Of democracies turned upside down

And torn by the tyranny of the majority and minority

Winston Churchill famously said, “Democracy is the worst form of government except for all those other forms that have been tried.” But, over the years, democracies have absorbed many sins of autocracies, theocracies, aristocracies and gerontocracies. Experts say democratic backsliding today begins at the ballot box with voters electing corrupt, divisive and authoritarian leaders. Their governments may then implement racist, undemocratic, uneconomic and unethical policies. Nearly two centuries ago, French historian Alexis de Tocqueville warned that, “Tyranny of the majority” endangers democracy. Today democracy seems torn by the tyranny of the majority and minority—that even fuels war.

Israeli Prime Minister Benjamin Netanyahu ignores global outrage and pleas from the US, bolstered by his two fringe, extremist, ultranationalist coalition partners—religious Zionism Party’s Bezalel Smotrich, the finance minister, and Jewish Power Party’s Itamar Ben-Gvir, the national security minister. They have publicly threatened to withdraw support if Netanyahu backs down. “Netanyahu in 2024 is far more afraid of Ben-Gvir than he is of Joe Biden. The Israeli government is the Ben-Gvir government, at the expense of all of us,” mourns Israeli commentator Ben Caspit.

Illustration: Job P.K. Illustration: Job P.K.

Jewish hardliners refuse emergency food and medical supplies to starving, injured Palestinian children. The loudest protestors blocking aid are women ultranationalists. In their book, Tyranny of the Minority, focusing on the US, Harvard political scientists Steven Levitsky and Daniel Ziblatt assert, “Minorities of all kinds have become the decision-makers; they dominate, tyrannise or terrorise.” The tyranny of the elite minority in democracies is overtaken by the atomised tyrannies of outliers, populists, conspiracy-theorists and demagogues.

The biggest demagogue that democracy has thrown up in recent times is Donald Trump. Even Europe is wary. Quoting a German parliamentarian, prominent historian Anne Applebaum said, “Europe may face a world in which we are competing with three autocracies—China, Russia and the US. The fear is that the second Trump administration will be aggressive. He has no government job, but controls a minority in the US Congress and dictates US policy.”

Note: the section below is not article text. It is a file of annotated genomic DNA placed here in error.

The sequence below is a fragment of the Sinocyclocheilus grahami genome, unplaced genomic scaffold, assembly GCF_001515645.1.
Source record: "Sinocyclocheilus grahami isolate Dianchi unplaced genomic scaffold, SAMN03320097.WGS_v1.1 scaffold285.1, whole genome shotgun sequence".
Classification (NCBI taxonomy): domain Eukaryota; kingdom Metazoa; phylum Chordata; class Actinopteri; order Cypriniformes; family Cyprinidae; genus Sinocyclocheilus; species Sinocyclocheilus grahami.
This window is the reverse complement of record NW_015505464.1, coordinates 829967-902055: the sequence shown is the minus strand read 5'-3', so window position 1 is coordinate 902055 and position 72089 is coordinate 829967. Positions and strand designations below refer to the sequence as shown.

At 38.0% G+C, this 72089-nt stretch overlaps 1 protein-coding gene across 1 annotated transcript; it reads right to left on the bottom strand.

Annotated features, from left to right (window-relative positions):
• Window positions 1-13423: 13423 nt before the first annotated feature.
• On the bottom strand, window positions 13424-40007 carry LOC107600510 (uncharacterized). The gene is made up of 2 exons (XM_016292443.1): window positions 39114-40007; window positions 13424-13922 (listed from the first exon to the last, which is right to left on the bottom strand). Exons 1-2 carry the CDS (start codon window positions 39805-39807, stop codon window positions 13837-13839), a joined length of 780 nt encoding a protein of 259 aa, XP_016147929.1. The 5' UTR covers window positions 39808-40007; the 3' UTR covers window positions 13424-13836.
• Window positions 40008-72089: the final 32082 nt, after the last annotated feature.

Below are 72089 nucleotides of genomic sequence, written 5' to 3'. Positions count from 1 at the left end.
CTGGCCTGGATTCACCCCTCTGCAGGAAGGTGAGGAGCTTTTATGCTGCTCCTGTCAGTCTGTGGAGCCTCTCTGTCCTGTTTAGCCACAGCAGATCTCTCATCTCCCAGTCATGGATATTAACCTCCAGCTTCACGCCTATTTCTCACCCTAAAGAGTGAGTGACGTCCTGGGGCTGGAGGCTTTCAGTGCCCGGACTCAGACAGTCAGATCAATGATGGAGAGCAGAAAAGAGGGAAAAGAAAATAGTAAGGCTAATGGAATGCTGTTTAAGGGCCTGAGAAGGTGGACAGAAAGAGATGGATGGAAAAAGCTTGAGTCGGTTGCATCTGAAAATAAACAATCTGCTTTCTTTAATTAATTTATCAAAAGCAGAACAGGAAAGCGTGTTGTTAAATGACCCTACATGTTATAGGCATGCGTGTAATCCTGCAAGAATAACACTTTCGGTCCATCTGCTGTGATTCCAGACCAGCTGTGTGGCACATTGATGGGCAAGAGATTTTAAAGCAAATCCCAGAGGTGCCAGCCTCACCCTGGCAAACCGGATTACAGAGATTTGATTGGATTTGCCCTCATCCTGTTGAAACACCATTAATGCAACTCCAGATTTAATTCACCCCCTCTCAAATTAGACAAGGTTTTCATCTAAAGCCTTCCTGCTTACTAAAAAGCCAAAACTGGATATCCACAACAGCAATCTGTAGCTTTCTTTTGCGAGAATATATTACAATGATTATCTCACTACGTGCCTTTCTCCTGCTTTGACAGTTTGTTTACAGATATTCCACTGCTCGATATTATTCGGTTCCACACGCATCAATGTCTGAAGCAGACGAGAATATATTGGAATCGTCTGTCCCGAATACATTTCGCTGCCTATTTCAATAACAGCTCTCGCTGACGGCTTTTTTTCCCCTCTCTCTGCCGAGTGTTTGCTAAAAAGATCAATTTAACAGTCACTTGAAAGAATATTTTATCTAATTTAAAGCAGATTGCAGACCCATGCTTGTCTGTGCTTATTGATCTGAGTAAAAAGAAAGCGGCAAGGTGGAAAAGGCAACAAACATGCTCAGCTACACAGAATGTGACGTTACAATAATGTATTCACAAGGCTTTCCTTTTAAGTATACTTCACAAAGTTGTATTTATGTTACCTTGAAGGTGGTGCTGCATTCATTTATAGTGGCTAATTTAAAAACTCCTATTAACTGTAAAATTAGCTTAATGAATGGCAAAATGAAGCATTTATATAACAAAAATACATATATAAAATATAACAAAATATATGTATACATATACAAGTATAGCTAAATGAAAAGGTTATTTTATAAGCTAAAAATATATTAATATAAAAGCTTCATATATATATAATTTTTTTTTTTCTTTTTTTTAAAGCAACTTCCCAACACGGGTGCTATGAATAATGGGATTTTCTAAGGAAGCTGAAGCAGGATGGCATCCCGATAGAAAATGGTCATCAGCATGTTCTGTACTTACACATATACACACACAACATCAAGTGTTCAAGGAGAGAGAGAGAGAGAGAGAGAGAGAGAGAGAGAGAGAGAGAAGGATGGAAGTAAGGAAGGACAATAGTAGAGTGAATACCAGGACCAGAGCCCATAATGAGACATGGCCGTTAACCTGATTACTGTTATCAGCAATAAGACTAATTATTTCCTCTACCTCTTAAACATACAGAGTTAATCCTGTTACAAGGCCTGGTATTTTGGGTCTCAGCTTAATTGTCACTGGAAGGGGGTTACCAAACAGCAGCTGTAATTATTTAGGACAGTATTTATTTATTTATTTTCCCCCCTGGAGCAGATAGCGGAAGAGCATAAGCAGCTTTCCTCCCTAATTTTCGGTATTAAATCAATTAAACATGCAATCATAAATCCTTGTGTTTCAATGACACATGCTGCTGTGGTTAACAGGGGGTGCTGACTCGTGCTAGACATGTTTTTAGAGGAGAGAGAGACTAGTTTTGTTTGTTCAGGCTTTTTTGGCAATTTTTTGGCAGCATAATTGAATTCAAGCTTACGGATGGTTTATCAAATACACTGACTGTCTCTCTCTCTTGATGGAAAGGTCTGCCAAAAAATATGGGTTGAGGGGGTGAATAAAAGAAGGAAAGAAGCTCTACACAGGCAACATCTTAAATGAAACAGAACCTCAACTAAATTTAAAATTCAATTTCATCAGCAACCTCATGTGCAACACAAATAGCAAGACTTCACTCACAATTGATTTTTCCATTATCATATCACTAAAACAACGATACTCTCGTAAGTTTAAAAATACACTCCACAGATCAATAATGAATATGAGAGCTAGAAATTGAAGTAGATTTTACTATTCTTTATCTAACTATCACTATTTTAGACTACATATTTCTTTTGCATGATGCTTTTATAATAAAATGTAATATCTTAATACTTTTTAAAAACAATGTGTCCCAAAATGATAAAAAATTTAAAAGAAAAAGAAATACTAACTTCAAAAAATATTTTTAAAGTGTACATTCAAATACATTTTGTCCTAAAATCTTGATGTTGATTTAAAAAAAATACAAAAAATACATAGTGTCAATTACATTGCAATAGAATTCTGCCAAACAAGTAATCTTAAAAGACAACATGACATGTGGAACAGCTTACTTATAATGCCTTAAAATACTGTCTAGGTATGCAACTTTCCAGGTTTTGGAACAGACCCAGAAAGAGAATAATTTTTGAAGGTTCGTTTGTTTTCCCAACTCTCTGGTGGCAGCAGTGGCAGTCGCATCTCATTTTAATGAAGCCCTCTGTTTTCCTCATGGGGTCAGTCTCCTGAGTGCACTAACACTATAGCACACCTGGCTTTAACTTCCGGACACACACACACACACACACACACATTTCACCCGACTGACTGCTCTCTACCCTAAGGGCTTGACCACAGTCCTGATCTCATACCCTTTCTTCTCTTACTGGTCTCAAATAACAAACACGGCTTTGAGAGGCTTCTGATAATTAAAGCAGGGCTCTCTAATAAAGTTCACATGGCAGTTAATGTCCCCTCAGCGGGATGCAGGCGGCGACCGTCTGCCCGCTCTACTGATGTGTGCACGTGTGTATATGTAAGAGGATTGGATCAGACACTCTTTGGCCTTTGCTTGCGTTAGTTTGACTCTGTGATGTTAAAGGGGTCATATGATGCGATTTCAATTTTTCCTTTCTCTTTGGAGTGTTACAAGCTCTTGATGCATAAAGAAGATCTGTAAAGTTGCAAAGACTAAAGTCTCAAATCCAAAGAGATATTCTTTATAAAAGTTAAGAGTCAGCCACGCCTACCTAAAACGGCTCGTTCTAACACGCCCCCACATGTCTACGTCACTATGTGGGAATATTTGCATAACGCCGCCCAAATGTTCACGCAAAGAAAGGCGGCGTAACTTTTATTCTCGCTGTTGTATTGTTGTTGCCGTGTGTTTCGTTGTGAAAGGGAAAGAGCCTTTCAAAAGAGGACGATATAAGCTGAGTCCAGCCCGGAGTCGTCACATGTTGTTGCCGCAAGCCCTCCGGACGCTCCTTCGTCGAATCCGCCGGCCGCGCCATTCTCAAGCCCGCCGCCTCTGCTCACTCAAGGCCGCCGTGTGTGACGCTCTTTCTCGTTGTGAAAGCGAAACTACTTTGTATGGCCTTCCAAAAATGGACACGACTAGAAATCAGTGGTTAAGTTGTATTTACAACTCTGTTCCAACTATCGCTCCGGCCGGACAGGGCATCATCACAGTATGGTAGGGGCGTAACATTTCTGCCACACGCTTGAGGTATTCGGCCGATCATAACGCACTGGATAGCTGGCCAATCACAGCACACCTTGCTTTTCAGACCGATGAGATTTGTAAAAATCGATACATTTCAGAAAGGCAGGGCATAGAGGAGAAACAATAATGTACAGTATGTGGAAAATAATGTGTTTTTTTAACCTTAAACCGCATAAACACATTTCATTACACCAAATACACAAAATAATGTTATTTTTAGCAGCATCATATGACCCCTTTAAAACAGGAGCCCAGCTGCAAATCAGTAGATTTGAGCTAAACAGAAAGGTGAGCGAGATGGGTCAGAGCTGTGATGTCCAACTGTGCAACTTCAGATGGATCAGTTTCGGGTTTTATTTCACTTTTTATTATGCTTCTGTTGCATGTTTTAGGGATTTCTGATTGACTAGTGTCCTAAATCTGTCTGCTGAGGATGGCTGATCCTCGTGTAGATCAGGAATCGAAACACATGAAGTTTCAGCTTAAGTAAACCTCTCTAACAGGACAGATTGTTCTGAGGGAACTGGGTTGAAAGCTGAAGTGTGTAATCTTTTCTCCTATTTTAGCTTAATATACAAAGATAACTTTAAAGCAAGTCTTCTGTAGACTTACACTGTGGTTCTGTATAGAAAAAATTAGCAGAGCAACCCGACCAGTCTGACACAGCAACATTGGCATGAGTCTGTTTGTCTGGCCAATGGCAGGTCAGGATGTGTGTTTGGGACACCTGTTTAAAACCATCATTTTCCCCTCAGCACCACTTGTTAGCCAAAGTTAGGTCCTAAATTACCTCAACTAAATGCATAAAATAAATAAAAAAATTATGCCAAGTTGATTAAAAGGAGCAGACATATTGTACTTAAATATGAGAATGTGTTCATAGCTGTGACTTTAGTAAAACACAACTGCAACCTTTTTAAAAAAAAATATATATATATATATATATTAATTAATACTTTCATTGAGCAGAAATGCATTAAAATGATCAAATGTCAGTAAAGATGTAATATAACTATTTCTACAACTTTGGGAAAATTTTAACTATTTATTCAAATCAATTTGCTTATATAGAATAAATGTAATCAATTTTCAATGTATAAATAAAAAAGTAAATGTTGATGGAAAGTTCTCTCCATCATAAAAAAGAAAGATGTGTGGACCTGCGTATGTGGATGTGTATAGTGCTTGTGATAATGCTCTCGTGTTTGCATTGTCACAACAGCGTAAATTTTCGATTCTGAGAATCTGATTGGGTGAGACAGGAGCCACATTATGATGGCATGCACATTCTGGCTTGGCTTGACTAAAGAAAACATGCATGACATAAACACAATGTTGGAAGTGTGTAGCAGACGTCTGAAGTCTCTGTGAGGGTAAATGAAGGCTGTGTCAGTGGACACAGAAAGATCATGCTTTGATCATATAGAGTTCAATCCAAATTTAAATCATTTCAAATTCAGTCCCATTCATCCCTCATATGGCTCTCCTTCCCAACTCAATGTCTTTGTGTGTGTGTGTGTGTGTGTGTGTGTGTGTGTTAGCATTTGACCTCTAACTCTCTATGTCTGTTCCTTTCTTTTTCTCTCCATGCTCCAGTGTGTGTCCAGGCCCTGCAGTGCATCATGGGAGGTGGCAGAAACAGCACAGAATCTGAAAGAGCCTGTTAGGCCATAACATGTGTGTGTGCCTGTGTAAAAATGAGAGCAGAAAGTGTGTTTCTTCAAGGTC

Europe is shell-shocked that this year’s elections in the big democracies could bring leaders who are well-disposed to their enemy, Vladimir Putin. Trump is a Putin-admirer, describing him as a “genius—strong and smart”. Narendra Modi is friendly with Putin. Indonesian leader Prabowo Subianto is a Putin fan. Kornelius Purba, managing editor of The Jakarta Post, noted that many Indonesian voters support General Prabowo “because they are fanatical fans of President Putin”. Indonesian liberals fear Prabowo will rule like a Putin-style strongman.

In Britain, Prime Minister Rishi Sunak turns to rightwing populism to lure fleeing voters. He is under pressure from his minority of Tory “English nationalists” who threaten to topple him unless he tightens immigration, slows climate goals and lowers taxes. Economists agree these are bad policies for recession-mired Britain and for Tories; general voters want solutions to their crushing problems. Identifying democracy’s flaw, European leader Jean-Claude Juncker remarked, “We all know what to do, but we don’t know how to get re-elected once we have done it.”

Germany’s current polarised, fragmented political landscape is “frighteningly similar to the 1930s” that gave rise to Hitler, warns German pollster Forsa Institute. The post-war law mandating parties to secure at least 5 per cent share of votes to enter parliament, kept extremist, peripheral groups out. Disillusioned by mainstream parties, voters are now flocking to radical movements. Polls show one in five Germans would vote for a fringe party. An exasperated Winston Churchill once quipped, “The best argument against democracy is a five-minute conversation with the average voter.”

Pratap is an author and journalist.